A "Jia Pu" usually begins with the first settler to a place who started his family there and ends with the contemporary generation that draws up the genealogy. The first-born son and the first-born grandson are listed vertically downwards on the right, while the brothers of the first-born are listed horizontally on the left. Descriptions of each generation are confined in horizontal divisions of the form. These spaces contain information such as the ancestor’s name and aliases, dates of birth and death, short descriptions, official rank, and burial place (sometimes second burial place for the Hakka). The proceeding generations are recorded in a similar manner. Jia Pu does not record women in the family. Sons carry on the family name, while daughters are considered part of their husband's family. They are marginalized, since they are unlikely to extend the family's lineage.
     Matrinames have existed since before patrinames.  The Chinese surname did not follow the father; it was usually associated with surroundings, such as birds, animals, and seeds. Women were centered with children and men moving around. The Chinese word for a surname consisted of a woman (女), such as Si (姒) and Ji (姬). In order to gain power, stories were made up about how the woman became pregnant without intercourse; rather she became pregnant because of a supernatural cause. During the Xia Dynasty, the mother of Yu (禹) dreamed a meteor falling from the sky and it turned into a seed (姒). She decided to eat the seed and became pregnant. She named her son Yu (禹) with surname Si (姒). During the Shang Dynasty, a bird flew by and dropped an egg, which the mother somehow swallowed and she became pregnant; she named her children Zi (好). Later, during the Zhou Dynasty, the mother found a huge footprint in the forest. After putting her feet inside of the footprint, she became pregnant, so her daughter was named Ji (姬). Today's Mosuo families in southwest part of China tend to trace their lineage through the female side of the family.  According to some, men have no responsibility in Mosuo society—they would have no jobs, rest all day, and conserve their strength for nighttime visits, it called Walking Marriage.  In some of the isolated mountains, sisters could still marry to one man or two brothers will marry one woman. See today's Old Town of Lijiang (World Heritage).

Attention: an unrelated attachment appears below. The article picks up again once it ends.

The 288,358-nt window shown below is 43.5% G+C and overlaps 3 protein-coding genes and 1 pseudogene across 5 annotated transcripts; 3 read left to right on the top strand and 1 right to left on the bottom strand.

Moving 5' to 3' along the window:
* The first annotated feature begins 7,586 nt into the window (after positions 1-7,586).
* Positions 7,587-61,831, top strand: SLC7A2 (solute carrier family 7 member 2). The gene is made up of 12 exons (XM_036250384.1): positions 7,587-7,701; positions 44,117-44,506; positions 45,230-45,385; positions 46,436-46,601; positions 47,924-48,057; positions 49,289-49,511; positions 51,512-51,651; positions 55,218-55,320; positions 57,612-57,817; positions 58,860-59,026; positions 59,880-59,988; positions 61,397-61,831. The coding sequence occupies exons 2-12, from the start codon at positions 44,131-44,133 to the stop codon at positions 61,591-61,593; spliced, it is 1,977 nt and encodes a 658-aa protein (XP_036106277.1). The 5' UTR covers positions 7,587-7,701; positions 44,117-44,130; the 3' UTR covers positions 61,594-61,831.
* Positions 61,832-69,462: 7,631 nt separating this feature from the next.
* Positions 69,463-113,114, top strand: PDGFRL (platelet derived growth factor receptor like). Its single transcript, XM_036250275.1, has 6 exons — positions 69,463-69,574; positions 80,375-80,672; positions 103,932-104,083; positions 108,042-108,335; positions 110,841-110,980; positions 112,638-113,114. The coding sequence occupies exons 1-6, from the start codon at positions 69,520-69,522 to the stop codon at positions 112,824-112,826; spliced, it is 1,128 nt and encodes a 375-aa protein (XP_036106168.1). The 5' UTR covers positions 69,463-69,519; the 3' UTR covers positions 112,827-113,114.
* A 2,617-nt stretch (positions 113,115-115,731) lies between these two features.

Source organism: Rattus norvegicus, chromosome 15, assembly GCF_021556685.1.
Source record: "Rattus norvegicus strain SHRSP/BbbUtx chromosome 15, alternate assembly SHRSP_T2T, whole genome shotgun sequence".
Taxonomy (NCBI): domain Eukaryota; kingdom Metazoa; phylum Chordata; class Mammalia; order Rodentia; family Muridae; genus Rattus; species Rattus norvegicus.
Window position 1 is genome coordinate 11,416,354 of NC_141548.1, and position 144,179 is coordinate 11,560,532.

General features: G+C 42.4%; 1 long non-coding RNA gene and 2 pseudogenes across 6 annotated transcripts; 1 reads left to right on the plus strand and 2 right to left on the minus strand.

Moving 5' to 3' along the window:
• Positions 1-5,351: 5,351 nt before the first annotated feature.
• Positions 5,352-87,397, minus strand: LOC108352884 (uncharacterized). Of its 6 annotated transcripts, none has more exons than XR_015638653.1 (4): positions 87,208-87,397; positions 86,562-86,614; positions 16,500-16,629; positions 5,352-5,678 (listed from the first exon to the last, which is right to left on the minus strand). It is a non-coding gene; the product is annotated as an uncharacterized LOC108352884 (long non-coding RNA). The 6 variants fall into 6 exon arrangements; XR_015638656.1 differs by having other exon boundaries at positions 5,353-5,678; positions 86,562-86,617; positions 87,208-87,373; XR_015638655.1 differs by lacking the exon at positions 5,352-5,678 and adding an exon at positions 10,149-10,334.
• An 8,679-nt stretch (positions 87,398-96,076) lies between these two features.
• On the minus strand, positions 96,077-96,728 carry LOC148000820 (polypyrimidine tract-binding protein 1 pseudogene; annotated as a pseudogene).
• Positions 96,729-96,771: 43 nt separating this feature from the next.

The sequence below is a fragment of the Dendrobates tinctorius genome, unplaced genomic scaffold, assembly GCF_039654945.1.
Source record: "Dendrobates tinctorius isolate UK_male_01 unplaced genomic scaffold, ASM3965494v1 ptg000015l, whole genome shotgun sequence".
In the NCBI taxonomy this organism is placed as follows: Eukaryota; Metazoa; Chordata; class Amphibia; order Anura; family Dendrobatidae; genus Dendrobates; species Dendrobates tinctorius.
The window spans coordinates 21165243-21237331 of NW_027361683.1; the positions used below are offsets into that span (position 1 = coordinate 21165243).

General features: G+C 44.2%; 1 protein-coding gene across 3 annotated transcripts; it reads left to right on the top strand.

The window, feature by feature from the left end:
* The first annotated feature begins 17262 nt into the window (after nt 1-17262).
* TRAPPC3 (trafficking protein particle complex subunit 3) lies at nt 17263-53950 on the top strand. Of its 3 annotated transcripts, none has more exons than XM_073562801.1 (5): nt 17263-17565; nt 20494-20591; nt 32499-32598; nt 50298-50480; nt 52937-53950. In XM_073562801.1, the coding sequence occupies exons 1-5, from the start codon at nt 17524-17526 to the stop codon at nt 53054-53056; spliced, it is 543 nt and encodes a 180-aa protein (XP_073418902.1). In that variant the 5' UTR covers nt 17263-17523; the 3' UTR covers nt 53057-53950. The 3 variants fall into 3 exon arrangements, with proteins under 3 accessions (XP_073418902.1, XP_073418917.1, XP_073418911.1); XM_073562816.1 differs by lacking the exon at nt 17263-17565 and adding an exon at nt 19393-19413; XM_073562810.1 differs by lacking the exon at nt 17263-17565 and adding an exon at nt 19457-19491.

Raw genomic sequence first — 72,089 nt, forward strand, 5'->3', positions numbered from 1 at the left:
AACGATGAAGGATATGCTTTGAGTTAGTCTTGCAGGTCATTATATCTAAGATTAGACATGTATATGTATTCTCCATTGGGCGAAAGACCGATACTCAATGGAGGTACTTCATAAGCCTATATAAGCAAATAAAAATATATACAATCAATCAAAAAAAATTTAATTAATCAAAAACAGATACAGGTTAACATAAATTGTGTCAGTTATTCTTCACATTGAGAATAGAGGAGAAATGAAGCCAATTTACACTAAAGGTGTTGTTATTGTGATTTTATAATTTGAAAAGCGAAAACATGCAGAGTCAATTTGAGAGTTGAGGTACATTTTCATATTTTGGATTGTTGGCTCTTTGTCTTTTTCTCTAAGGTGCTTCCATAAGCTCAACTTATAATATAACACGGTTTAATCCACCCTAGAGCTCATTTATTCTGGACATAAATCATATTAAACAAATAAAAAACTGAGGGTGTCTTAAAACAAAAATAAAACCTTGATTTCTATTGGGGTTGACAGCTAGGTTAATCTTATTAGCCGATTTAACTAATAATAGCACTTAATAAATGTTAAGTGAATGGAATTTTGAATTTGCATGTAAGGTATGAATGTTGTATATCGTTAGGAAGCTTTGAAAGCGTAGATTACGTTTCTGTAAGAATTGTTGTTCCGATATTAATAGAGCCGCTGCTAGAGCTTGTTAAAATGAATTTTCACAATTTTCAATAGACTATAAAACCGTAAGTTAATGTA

The Kingdom of Women Part 1
 The Kingdom of Women Part 2
 
Amazing Marriage Chinese Customs
      The Chinese patrinames surname started around the Spring and Autumn Period (春秋時代 770-476 B.C.); only the rich and powerful had surnames. 100 surnames actually meant the official title’s name. Common people did not have a surname. Country names became surnames after one lost one’s country, like my father’s Han (韩), or kept one’s official names, like my mother’s Shangguan (上官). The Emperor also gave names to his younger sons when they sent them out to rule; they usually named them after the name of a site. Sometimes, one even made one’s own surname. Tang Emperor Li to western border minorities did this so they would not cause trouble. To Li’s dismay, he did not make it to the top four surnames. Later on, the common people also had a surname, resulting in a division between the high and low classes (贵/贱). The first thing the Chinese would ask when meeting someone is what is your surname?, then where are you from? That would be enough to tell where one stands in social class. The rich and powerful usually have more than one name.